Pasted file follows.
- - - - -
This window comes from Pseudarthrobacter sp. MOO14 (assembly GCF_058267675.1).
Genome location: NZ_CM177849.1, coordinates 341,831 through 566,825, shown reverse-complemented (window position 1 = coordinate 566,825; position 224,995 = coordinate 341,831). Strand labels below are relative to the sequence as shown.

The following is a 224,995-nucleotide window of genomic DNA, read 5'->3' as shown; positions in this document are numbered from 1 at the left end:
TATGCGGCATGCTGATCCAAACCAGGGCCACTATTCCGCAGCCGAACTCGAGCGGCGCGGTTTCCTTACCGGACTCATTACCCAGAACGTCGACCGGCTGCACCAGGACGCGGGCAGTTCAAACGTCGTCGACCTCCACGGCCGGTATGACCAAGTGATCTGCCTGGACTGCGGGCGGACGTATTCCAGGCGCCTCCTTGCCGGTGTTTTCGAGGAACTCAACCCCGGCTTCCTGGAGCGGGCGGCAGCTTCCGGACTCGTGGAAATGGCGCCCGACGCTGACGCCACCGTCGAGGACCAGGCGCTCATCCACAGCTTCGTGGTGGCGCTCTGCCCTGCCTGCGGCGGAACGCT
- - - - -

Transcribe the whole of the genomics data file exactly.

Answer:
This window comes from Pseudarthrobacter sp. MOO14 (assembly GCF_058267675.1).
Genome location: NZ_CM177849.1, coordinates 341,831 through 566,825, shown reverse-complemented (window position 1 = coordinate 566,825; position 224,995 = coordinate 341,831). Strand labels below are relative to the sequence as shown.

The following is a 224,995-nucleotide window of genomic DNA, read 5'->3' as shown; positions in this document are numbered from 1 at the left end:
TATGCGGCATGCTGATCCAAACCAGGGCCACTATTCCGCAGCCGAACTCGAGCGGCGCGGTTTCCTTACCGGACTCATTACCCAGAACGTCGACCGGCTGCACCAGGACGCGGGCAGTTCAAACGTCGTCGACCTCCACGGCCGGTATGACCAAGTGATCTGCCTGGACTGCGGGCGGACGTATTCCAGGCGCCTCCTTGCCGGTGTTTTCGAGGAACTCAACCCCGGCTTCCTGGAGCGGGCGGCAGCTTCCGGACTCGTGGAAATGGCGCCCGACGCTGACGCCACCGTCGAGGACCAGGCGCTCATCCACAGCTTCGTGGTGGCGCTCTGCCCTGCCTGCGGCGGAACGCT